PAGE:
Abraham will ask council to restore coverage for employee dependents. Village Fiscal Officer Tracey Wonner attended the meeting, and she is exploring what it would cost to restore coverage for dependents, but she believes that option should be extended to all village employees, not just the police department.
Councilman Peter Wilson also attended the meeting and he asked if anyone had crunched the numbers on what all of this might cost? Abraham said he would come up with figures for council after deciding on how much of a pay raise to seek in 2020 should the tax increase pass.
Wonner has estimated it would cost $125,000 annually to raise the base rate by $6 an hour for 10 full-time police officers but that is predicated on the entire staff being at the base rate. She has yet to look into how much it would cost to restore insurance coverage for dependents for all employees because the rates for 2020 have yet to arrive. The difference is about $500 a month based on 2019 rates and there about 20 full-time village employees.
Abraham emphasized these are all decisions that will have to be made by council once it gets a clearer idea how much extra the tax will bring in.
Abraham said they originally looked at seeking a police levy but changed their mind after learning the size of the levy would be have to be considerably higher than what they were prepared to put before voters, many of whom are on fixed incomes. For example, a 3-mill levy would only generate $100,000 a year.
The income tax is only on earned income and would not affect retirees or others on fixed incomes. “We thought that made more sense … which I think is a lot more fair,” he said of going with the income tax increase.
The police department has also been having a difficult time keeping its dispatchers, and Abraham said he intends to ask council to also consider raising their pay. The top rate for dispatchers is $12 an hour.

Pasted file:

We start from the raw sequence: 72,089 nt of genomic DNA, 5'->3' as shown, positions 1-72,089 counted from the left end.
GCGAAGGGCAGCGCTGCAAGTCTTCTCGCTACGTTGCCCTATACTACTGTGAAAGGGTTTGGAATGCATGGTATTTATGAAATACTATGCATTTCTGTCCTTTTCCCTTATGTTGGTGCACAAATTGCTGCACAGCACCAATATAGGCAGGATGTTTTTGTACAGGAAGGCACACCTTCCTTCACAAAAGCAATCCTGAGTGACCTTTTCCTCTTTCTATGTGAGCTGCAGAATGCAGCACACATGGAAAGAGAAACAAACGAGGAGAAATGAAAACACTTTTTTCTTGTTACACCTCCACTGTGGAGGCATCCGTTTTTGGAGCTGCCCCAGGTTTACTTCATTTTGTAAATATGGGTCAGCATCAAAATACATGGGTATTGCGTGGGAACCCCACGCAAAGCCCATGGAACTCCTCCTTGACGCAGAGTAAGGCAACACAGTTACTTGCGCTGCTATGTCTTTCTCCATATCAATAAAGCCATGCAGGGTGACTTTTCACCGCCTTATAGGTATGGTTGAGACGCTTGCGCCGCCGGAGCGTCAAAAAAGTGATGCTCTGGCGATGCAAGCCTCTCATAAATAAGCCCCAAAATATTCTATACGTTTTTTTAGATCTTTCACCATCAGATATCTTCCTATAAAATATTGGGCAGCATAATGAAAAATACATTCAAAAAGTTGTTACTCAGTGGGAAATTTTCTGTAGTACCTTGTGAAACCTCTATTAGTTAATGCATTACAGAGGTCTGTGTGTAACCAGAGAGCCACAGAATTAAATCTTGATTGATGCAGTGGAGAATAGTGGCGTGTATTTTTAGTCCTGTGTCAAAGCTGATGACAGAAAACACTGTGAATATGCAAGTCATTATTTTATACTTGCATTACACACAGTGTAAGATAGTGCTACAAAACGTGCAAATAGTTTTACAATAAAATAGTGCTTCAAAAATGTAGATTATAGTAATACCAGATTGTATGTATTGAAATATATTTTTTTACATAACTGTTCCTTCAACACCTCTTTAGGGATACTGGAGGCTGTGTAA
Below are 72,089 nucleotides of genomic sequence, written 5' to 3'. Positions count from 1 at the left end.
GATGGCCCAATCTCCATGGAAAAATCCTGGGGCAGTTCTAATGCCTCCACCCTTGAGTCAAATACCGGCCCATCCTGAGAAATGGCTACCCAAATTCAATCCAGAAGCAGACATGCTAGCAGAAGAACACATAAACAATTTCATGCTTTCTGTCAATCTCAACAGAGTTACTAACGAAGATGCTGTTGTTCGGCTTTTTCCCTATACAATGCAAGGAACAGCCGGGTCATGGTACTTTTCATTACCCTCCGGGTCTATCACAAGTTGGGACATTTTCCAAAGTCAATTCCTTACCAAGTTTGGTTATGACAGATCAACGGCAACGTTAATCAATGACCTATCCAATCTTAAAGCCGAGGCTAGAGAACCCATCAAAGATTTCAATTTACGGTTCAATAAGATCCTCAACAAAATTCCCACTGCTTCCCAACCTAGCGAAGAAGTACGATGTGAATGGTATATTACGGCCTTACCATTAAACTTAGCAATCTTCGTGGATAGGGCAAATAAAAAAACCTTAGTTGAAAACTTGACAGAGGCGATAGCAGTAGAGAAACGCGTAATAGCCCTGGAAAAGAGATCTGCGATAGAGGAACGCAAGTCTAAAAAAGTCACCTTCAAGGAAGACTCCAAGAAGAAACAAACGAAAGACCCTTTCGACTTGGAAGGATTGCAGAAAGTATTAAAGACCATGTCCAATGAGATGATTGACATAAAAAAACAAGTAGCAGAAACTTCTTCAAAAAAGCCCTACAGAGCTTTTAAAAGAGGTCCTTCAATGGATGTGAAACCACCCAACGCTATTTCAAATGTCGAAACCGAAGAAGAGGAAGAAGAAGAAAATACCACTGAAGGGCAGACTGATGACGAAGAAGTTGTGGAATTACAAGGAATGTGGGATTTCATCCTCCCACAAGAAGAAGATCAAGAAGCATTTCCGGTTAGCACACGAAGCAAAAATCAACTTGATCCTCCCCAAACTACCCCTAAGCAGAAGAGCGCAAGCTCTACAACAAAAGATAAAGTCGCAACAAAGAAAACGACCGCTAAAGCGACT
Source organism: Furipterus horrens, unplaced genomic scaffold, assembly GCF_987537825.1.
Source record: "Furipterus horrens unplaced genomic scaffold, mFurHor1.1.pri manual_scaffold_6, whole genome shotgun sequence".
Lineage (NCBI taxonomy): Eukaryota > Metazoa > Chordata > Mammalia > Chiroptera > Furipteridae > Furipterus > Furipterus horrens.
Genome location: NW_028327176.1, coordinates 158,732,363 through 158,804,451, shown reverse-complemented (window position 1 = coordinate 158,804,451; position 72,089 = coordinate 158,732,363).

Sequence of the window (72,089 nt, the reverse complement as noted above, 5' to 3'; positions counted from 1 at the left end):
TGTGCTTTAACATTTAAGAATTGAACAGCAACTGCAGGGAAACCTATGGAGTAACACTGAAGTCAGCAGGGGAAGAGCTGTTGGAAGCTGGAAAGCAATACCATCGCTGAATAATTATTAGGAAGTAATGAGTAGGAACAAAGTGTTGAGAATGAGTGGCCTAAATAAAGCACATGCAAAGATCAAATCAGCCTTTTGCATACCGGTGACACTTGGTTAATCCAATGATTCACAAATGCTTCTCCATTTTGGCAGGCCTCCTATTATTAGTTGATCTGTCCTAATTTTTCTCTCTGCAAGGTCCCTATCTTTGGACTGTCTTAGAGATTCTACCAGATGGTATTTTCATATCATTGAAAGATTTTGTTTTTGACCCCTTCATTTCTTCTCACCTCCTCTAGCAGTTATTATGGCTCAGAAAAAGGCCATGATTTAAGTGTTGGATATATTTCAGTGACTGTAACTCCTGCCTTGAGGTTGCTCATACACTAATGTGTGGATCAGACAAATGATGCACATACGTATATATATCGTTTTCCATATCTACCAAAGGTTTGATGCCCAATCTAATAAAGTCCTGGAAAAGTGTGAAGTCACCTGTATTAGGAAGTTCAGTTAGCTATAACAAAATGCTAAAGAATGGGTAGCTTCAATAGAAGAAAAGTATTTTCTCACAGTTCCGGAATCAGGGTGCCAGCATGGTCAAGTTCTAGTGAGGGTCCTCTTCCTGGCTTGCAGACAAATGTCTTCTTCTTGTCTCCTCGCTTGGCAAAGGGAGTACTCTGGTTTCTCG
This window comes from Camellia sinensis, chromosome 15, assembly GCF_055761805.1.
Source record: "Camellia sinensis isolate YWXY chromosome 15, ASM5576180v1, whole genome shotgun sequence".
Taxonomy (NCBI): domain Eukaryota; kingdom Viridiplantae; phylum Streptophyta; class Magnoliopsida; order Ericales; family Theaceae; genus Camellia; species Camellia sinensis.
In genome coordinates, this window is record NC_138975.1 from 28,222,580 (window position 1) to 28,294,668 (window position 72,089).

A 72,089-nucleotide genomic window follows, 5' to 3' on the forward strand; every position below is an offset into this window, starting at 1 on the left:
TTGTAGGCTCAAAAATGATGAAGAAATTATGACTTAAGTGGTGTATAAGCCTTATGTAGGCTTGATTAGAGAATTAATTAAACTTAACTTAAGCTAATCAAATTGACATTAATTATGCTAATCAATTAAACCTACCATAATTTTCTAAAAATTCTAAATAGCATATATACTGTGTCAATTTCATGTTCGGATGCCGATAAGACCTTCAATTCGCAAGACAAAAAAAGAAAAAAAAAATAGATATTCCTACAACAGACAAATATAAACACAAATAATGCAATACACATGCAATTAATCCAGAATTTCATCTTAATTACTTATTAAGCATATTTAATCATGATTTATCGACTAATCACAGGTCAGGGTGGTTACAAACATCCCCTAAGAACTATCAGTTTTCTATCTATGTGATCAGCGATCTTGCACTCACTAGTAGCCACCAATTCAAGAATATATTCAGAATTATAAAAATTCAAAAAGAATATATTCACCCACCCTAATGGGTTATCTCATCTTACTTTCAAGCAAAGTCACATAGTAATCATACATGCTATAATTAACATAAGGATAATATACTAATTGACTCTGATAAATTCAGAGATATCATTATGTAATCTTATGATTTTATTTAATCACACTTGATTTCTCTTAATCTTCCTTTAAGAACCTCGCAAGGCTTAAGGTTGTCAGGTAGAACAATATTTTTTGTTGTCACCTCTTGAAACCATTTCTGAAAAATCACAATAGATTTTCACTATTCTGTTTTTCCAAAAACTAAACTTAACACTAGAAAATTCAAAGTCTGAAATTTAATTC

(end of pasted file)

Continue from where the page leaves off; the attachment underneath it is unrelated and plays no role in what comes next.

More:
Council at one time looked into contracting with the sheriff’s office for dispatching services but the sheriff’s office likely needed to add a dispatcher position to keep up with the volume of additional police and fire calls it would have inherited from Lisbon, which reduced any potential savings. Village officials ultimately decided having a dispatcher on duty around the clock was an essential service they needed to continue to provide residents.
“So we have looked at every avenue we could to save money,” Abraham said.
The income tax, which was last increased more than 25 years ago, has not fluctuated much over the past 10 years. The tax generated $1.13 million last year, and it is the largest source of revenue for the village general fund,
Mayor Roger Gallo described himself as a fiscal conservative, “but we are reaching the breaking point when it comes to the police department … The way it’s going it’s going to continue being a revolving door.”
Drug-related crime is a problem, as it is everywhere in the county. “It’s not the same town,” said Gallo, a lifelong resident.
This was the first of three such town hall meetings Abraham plans to host before the Nov. 5 election. He expects to host another meeting in mid-October and at the end of the month.